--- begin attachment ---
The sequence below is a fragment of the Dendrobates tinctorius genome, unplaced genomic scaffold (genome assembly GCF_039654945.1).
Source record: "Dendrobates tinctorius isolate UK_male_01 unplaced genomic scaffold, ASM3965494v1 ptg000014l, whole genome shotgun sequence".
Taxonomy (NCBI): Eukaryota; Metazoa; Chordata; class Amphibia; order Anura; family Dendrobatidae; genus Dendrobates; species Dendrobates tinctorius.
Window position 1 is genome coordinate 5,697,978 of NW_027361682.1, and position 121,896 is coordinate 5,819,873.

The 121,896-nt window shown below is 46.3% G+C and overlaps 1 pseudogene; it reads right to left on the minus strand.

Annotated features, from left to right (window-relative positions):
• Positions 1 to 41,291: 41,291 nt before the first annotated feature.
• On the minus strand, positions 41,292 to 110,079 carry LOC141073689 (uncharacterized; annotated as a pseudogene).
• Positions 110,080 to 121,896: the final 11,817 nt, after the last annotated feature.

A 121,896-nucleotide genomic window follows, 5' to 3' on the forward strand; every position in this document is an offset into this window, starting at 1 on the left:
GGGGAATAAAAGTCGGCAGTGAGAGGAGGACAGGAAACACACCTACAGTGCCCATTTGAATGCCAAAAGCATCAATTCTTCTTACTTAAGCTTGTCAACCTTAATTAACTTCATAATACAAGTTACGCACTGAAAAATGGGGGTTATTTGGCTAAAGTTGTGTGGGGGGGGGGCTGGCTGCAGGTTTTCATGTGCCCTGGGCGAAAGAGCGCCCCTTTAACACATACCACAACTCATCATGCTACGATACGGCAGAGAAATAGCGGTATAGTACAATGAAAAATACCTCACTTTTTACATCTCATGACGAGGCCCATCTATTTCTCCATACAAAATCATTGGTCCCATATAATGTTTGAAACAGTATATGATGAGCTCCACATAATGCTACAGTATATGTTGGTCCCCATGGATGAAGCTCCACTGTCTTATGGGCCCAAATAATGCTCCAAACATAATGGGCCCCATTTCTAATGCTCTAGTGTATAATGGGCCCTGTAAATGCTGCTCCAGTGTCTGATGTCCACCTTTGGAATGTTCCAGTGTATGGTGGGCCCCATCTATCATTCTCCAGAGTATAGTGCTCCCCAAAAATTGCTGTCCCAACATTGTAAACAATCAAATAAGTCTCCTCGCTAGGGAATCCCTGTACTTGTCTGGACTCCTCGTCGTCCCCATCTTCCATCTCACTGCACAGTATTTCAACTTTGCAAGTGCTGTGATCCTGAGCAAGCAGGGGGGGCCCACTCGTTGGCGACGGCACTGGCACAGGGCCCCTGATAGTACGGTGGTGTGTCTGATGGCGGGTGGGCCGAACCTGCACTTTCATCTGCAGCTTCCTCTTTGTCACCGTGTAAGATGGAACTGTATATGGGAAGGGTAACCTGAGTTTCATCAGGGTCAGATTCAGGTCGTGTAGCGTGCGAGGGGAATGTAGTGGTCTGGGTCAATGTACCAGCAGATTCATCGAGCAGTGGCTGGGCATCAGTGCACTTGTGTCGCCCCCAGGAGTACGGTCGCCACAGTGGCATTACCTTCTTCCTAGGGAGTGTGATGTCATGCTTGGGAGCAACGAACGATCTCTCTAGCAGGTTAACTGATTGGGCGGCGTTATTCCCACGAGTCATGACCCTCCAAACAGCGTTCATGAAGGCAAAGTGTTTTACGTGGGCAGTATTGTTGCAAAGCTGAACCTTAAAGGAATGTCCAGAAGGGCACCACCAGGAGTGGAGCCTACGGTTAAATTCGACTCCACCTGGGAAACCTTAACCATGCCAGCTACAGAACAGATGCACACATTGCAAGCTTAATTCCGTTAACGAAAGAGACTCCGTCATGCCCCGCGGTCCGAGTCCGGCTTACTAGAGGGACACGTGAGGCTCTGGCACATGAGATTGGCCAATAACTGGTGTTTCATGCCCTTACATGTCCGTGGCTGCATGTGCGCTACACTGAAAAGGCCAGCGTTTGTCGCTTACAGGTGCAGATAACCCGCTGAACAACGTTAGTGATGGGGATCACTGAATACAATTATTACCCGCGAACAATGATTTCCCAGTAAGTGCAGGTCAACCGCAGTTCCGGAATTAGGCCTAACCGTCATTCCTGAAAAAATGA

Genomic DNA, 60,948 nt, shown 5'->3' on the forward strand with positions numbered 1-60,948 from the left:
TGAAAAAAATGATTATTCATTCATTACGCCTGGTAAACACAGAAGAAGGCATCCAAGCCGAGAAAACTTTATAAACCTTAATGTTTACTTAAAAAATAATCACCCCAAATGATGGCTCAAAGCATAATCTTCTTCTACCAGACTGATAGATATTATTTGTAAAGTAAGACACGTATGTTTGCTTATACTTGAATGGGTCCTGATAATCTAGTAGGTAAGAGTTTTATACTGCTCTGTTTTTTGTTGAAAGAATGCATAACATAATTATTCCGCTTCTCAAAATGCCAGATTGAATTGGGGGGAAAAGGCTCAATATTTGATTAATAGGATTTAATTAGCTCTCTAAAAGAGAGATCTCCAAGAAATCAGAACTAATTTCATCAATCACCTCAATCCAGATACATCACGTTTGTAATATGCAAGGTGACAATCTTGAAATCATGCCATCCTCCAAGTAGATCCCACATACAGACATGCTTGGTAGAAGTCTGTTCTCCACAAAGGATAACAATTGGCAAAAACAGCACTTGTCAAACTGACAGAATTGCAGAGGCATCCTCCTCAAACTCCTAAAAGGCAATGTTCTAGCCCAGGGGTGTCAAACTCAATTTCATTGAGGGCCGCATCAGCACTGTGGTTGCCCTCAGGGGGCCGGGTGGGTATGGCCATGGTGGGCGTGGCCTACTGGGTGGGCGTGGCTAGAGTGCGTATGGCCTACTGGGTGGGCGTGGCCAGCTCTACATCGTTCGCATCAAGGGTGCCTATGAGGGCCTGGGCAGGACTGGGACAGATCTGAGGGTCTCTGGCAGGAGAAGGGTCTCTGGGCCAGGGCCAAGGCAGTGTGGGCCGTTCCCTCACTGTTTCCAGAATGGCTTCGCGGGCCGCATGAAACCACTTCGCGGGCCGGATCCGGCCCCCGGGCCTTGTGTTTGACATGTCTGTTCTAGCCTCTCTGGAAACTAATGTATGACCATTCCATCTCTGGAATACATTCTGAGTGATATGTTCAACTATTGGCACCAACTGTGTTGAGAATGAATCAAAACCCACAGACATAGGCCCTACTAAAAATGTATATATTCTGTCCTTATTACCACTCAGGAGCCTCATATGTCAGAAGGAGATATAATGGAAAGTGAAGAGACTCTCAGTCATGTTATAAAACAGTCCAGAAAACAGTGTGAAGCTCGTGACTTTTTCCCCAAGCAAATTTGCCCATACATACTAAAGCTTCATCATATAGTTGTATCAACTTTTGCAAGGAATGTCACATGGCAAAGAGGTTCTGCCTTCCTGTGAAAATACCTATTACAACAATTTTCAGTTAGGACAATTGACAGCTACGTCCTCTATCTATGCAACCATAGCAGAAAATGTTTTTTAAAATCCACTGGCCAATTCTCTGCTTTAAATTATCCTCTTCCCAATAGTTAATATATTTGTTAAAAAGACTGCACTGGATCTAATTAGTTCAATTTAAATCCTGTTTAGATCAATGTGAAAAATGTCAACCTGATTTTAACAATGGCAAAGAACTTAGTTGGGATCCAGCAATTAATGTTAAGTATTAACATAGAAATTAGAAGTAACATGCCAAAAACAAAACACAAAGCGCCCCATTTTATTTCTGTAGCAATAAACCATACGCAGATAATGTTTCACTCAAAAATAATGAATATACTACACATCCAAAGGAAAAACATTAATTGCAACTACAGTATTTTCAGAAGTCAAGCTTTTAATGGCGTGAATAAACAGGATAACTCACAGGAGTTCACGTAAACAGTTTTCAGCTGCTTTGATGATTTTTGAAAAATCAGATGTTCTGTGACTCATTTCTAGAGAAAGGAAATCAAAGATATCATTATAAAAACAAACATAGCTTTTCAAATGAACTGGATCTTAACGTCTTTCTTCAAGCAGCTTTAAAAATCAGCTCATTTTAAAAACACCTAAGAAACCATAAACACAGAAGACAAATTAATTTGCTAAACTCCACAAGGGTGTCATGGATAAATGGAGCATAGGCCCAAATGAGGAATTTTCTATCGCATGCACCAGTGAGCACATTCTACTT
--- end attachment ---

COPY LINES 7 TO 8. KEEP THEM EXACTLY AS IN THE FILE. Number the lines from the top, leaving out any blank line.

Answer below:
• Positions 1 to 41,291: 41,291 nt before the first annotated feature.
• On the minus strand, positions 41,292 to 110,079 carry LOC141073689 (uncharacterized; annotated as a pseudogene).